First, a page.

Tom Greeves writes (personal communication to Mark Beeson, 2/1/2020):
My two informants about Jan Oo were John Hamlyn (born 1883) and Annie Sleep (born 1892), both born and bred in the Postbridge area.
On 9 March 1982 Annie Sleep told me of ‘Jan Oo’s House’ ‘on the west side of the Dart, beyond Hartland Tor.’ This is beside the East Dart at SX 63908102. She had mentioned ‘Jan Oo’s House’ to me before this date, but I can’t find a record of it, despite searching through 50 years’ of notebooks!
On 12 November 1982 John Hamlyn told me of a house north of Stannon Tor at SX 64758143 which he knew as ‘Jan Oo’s House’ and an enclosure (SX 64888161), a short distance north-east of it, as ‘Jan Oo’s Garden’. He said that the House was occupied by a man who previously lived in the one by the East Dart [which Annie Sleep had mentioned as ‘Jan Oo’s House’] but who got ‘washed out’. He thought this might have been due to the Powder Mills leat bursting, but I would think it was more likely due to an exceptional flood on the East Dart. The Powder Mills leat was not constructed until the 1840s, and I suspect both buildings date to the 18th century. John Hamlyn didn’t know why the East Dart building was built but he thought it might have something to do with the creation of Broadun Newtake. This is interesting as some of these Postbridge newtakes certainly date back to the 17th century but an 18th century date for the newtake wall above the building is quite possible.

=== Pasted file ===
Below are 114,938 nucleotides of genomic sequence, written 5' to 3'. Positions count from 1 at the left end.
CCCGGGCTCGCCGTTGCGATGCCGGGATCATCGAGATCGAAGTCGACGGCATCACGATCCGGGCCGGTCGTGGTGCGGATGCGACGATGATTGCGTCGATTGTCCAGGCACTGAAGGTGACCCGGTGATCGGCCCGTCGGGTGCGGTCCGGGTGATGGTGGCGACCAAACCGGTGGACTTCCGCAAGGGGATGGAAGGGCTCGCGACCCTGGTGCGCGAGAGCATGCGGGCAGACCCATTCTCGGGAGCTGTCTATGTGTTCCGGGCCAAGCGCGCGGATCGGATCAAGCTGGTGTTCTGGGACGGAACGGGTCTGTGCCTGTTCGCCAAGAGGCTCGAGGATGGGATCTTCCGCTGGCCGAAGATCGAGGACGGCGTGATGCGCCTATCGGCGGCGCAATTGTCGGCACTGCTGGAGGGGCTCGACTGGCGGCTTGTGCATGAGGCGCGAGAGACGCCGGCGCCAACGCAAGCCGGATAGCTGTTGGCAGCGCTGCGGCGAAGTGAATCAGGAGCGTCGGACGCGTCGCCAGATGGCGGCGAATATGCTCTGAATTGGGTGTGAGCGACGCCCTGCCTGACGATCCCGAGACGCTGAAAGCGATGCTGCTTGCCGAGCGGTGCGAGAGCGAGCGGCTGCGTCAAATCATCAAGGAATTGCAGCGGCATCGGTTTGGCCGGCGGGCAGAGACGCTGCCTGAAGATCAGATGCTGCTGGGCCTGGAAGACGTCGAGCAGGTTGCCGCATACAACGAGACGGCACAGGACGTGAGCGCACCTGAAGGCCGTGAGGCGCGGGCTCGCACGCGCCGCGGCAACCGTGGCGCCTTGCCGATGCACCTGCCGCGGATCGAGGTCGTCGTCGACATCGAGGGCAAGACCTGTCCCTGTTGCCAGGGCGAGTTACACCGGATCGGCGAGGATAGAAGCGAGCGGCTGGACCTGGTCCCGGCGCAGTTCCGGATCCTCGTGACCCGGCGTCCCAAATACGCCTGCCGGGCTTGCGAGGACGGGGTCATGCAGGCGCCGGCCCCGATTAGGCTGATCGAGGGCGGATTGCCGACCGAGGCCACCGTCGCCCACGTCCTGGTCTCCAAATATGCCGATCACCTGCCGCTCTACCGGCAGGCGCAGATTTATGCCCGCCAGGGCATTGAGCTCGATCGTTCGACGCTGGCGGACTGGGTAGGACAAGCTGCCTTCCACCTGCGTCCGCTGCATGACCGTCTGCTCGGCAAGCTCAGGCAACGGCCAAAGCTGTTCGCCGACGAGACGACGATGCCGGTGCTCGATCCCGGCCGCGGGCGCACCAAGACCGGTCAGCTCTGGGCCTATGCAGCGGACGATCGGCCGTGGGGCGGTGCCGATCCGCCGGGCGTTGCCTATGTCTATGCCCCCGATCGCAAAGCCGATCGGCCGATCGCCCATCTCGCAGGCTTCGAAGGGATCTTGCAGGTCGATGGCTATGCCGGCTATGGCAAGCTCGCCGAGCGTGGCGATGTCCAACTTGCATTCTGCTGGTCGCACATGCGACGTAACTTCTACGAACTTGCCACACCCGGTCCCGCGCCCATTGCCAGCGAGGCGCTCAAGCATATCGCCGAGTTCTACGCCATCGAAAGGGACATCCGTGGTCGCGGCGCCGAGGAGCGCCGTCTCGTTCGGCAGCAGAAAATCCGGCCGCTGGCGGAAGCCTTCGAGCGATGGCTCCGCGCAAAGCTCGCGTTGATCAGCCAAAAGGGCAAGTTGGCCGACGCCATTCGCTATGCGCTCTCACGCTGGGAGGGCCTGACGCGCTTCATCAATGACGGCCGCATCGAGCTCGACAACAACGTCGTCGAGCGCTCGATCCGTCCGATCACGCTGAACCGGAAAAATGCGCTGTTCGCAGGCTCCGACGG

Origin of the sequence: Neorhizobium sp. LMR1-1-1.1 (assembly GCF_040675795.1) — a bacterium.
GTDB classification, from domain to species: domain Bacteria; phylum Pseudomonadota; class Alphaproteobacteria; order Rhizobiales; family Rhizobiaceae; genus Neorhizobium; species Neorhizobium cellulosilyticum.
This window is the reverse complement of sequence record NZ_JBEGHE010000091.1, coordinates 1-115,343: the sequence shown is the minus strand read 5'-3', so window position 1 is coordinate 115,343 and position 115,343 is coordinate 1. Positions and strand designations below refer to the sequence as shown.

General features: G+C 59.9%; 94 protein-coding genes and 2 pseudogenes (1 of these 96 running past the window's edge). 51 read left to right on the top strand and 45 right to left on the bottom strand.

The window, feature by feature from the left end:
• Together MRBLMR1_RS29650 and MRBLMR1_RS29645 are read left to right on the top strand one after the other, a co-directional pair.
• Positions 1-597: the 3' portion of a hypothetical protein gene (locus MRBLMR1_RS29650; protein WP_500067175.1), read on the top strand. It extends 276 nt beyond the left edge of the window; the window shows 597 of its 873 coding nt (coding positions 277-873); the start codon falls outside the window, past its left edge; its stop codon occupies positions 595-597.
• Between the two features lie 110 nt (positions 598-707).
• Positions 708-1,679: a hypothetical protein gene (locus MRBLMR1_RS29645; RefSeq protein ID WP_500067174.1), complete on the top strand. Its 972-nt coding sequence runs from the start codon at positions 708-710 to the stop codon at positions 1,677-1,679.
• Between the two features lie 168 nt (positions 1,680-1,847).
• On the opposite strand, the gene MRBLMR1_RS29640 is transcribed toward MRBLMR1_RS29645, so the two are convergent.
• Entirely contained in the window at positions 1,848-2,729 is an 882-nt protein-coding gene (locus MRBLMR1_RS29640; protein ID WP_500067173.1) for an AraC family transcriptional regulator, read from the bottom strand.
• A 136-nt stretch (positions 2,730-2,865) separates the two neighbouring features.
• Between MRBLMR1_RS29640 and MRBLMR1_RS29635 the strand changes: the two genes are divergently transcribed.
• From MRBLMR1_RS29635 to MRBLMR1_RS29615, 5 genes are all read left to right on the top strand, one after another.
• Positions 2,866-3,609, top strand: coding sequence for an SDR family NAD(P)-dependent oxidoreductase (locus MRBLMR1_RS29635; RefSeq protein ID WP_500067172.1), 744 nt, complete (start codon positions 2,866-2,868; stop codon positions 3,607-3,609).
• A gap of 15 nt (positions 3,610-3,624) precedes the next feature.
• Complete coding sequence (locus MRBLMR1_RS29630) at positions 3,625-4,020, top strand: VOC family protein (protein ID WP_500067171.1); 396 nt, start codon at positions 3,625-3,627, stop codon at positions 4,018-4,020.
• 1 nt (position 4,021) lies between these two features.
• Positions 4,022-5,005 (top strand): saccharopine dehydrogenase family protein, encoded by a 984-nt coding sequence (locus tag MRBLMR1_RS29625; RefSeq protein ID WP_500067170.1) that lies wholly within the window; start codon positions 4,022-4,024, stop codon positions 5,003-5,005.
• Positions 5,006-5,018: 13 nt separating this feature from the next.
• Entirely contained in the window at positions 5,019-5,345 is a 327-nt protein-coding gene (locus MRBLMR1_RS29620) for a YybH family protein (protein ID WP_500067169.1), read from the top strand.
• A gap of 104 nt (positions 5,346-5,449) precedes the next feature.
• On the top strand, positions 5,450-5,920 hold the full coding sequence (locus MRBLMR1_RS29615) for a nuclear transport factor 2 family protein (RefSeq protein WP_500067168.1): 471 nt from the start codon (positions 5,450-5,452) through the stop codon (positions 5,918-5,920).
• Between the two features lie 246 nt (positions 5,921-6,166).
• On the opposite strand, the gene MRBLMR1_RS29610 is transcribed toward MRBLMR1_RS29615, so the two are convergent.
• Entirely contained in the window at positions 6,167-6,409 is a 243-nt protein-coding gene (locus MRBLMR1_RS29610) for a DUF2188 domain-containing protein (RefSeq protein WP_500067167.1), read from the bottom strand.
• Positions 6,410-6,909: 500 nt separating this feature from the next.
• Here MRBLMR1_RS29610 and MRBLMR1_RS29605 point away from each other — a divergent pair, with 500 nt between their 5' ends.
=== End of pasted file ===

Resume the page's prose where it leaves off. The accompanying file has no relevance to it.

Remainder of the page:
John Hamlyn went on to say that ‘Jan Oo’ was really ‘Jan Wood’. In Dartmoor dialect ‘Wood’ becomes ‘ ‘ood’ or ‘hood’ and thence ‘oo’, as in the O brook, sometimes written Oo Brook or Wo Brook (William Crossing’s Guide to Dartmoor).
So I think we can conclude that tales of Jan Oo were current in the Postbridge area in the late 19th century, if not earlier, and associated with two specific buildings. Quite how they relate to the Rowbrook tale is yet to be resolved.
Given that ‘O Brook’ is an unusual and striking name, close to the Rowbrook location for Jan Coo/Oo, I would think it a strong possibility that it might have been named after Jan Coo/Oo as you suggest. Otherwise one would have to conclude that the name had a prosaic origin, entirely based on its ‘woody’ character. But it is only significantly wooded now between Week Ford and Saddle Bridge so unless the name relates to a time when it was wooded much further upstream (medieval or prehistoric times), it would seem not improbable that its name may well have a link with the Dart itself and its woodland spirit.